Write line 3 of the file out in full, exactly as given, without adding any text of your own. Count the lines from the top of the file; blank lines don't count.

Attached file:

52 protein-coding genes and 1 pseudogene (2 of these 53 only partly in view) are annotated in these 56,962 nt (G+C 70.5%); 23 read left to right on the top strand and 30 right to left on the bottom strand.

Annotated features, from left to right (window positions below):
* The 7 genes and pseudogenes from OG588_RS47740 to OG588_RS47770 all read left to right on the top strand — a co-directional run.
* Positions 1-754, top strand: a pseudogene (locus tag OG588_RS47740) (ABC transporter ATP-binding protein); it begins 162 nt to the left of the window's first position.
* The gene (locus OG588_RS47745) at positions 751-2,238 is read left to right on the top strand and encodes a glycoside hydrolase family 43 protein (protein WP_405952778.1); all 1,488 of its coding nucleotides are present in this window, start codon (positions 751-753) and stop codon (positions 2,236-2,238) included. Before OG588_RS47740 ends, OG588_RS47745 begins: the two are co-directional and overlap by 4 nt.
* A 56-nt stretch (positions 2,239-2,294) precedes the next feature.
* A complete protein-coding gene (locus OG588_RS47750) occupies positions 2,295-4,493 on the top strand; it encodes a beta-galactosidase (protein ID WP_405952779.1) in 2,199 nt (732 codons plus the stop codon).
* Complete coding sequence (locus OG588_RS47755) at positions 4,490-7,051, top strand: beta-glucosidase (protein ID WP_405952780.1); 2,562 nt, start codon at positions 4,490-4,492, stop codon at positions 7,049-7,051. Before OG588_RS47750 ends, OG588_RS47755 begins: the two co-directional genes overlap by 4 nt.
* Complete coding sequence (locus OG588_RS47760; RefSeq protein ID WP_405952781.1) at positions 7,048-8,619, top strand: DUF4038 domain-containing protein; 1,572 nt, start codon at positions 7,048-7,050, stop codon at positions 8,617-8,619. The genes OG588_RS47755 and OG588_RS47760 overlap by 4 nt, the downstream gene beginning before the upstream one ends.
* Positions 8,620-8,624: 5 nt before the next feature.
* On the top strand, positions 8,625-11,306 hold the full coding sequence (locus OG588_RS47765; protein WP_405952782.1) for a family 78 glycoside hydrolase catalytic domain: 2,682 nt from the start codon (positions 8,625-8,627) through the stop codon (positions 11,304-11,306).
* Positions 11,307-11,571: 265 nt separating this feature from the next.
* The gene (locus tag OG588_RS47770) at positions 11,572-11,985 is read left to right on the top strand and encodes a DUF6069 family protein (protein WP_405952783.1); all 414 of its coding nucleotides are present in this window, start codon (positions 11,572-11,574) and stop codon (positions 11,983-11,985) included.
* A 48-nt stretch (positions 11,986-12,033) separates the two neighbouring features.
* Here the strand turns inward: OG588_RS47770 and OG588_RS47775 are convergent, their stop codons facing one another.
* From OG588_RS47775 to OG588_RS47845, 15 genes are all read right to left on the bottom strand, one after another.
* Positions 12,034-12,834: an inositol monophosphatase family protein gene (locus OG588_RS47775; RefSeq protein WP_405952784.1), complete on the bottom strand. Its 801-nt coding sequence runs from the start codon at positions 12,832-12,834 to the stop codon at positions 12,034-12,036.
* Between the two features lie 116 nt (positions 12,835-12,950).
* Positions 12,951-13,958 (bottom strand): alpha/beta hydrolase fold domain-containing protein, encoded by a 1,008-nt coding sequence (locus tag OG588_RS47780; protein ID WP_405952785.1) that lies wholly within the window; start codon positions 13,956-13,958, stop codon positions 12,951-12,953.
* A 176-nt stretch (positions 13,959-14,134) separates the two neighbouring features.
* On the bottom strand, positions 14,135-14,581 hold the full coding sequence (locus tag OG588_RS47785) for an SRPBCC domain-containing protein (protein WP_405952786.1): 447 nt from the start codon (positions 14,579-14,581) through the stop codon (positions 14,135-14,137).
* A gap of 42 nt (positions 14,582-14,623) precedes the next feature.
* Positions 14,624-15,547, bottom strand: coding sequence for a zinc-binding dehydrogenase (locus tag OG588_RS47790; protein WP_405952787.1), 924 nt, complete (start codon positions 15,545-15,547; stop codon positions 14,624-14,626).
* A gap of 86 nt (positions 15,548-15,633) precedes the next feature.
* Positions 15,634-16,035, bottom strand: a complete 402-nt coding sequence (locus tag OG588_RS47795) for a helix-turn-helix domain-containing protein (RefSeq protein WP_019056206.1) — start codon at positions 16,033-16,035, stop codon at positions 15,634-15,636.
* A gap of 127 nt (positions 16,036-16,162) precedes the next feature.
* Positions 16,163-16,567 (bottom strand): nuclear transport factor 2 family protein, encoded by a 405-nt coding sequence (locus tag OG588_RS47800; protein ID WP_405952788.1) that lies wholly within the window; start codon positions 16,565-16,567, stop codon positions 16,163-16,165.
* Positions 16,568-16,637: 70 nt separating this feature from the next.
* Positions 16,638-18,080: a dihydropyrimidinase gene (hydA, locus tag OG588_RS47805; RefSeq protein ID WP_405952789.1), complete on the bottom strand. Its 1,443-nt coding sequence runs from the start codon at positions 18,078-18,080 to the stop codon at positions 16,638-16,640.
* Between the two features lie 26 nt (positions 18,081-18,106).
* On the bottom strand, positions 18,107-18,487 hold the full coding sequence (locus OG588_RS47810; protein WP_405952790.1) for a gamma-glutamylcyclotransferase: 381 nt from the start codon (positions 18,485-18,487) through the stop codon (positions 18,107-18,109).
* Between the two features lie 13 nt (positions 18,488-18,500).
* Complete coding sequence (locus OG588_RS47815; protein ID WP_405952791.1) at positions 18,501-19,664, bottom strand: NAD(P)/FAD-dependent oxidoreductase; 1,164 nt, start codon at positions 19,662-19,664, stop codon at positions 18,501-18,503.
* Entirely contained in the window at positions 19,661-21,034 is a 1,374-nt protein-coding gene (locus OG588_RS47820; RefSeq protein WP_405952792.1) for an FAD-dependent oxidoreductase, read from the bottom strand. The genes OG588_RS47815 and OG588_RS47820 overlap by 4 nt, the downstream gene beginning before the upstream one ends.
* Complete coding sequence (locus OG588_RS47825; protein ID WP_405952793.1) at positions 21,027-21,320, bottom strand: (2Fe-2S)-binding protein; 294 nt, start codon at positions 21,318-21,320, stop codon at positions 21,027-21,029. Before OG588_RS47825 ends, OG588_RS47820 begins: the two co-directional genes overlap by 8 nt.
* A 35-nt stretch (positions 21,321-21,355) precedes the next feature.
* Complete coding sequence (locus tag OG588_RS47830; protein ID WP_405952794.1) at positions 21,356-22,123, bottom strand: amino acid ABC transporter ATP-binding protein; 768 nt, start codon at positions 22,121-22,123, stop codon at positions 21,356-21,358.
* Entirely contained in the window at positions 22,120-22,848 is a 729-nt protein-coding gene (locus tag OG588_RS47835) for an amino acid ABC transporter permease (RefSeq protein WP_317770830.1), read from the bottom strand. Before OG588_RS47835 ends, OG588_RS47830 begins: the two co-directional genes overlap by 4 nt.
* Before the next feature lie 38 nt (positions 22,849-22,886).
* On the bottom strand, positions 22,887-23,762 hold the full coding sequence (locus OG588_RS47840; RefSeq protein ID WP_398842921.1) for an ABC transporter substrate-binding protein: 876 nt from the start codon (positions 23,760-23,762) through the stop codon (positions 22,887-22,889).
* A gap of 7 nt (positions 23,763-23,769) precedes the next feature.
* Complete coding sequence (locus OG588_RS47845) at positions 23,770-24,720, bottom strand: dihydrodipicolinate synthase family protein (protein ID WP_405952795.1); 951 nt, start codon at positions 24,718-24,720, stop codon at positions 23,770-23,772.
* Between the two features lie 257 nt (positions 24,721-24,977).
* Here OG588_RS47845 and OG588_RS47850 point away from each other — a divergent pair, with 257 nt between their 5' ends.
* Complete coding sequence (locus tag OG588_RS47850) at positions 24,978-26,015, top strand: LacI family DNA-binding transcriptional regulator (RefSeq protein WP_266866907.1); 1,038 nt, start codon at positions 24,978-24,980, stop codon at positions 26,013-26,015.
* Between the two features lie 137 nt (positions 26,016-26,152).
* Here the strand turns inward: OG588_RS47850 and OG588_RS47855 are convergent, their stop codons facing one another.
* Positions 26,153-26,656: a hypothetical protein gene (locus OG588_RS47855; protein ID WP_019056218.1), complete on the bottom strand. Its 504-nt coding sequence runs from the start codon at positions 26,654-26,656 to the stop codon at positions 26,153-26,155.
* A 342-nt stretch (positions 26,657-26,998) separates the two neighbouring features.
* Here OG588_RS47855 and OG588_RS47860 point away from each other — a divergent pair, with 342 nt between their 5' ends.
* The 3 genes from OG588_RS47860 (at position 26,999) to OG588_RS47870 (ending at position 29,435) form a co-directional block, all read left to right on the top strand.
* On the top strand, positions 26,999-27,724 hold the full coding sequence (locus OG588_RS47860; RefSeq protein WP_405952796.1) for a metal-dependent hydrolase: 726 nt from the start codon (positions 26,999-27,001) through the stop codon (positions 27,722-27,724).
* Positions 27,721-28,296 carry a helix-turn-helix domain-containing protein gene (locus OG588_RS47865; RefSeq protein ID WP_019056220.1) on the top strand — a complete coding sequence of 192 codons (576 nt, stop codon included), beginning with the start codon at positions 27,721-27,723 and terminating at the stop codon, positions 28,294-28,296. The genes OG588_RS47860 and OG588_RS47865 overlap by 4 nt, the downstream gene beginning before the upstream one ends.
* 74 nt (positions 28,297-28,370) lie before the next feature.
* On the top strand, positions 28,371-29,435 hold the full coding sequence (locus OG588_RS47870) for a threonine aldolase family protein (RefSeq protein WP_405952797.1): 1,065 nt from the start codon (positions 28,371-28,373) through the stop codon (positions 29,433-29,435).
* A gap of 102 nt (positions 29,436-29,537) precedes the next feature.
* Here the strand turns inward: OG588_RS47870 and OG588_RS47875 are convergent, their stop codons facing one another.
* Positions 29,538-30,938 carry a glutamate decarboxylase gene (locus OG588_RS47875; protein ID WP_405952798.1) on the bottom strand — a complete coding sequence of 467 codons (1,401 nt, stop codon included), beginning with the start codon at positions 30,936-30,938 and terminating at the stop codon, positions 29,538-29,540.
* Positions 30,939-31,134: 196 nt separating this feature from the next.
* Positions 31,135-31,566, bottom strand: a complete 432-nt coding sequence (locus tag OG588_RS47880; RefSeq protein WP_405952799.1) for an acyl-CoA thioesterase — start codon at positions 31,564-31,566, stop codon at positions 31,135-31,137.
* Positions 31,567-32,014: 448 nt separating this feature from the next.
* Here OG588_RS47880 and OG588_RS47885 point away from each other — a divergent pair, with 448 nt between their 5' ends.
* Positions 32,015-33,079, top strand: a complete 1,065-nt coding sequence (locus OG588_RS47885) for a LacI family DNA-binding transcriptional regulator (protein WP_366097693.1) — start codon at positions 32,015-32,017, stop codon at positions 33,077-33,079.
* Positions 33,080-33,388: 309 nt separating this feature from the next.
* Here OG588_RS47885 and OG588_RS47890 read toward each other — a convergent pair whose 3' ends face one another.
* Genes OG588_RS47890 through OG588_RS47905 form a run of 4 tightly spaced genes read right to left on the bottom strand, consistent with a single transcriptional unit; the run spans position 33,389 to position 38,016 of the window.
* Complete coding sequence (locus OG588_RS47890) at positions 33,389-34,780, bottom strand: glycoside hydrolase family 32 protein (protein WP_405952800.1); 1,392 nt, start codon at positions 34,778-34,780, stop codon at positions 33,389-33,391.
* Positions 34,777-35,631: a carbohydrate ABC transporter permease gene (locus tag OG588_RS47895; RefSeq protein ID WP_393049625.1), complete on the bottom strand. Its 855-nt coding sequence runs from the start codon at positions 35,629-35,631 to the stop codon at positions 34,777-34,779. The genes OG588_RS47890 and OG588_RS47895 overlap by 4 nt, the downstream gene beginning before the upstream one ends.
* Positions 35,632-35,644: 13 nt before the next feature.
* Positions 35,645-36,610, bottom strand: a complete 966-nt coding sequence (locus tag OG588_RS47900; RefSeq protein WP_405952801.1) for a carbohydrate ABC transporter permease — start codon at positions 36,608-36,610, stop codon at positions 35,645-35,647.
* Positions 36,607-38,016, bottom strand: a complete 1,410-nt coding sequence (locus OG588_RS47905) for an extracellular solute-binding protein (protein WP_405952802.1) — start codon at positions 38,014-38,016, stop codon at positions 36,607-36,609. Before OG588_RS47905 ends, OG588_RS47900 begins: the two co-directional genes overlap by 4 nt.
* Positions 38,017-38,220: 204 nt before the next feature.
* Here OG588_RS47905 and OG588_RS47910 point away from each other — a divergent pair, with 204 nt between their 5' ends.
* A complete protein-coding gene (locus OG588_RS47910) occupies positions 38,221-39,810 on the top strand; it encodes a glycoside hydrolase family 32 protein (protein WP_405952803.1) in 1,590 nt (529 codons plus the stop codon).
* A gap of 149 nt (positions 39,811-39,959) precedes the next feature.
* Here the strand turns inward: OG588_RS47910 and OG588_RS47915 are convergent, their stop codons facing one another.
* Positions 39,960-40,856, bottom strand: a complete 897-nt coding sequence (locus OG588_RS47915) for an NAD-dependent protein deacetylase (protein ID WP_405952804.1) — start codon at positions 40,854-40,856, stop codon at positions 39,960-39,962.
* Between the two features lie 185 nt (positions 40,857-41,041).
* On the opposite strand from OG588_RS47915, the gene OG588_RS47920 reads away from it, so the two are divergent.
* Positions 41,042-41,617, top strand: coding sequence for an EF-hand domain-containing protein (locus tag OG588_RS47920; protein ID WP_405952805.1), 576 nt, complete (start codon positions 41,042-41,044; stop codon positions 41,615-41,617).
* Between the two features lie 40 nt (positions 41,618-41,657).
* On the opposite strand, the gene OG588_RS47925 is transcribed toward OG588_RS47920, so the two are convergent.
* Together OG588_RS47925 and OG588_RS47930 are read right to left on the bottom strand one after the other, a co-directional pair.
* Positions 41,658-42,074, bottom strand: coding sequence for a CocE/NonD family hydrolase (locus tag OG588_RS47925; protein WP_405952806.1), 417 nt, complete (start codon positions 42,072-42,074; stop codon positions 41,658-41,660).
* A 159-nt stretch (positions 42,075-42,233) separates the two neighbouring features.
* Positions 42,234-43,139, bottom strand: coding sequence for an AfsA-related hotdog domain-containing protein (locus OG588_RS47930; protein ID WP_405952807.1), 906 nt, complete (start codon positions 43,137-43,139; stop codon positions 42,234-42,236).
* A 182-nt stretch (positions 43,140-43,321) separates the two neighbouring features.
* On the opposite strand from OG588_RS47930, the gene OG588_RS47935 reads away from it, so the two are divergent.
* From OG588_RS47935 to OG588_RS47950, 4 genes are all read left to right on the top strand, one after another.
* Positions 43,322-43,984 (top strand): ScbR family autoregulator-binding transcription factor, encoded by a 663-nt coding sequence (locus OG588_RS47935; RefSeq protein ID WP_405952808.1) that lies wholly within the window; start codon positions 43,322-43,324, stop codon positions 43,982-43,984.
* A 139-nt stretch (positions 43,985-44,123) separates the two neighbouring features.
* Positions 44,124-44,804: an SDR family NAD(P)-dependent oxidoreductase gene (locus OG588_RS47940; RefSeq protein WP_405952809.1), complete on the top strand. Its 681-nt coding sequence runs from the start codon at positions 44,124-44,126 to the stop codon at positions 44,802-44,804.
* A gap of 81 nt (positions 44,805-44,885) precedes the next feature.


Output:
* The 7 genes and pseudogenes from OG588_RS47740 to OG588_RS47770 all read left to right on the top strand — a co-directional run.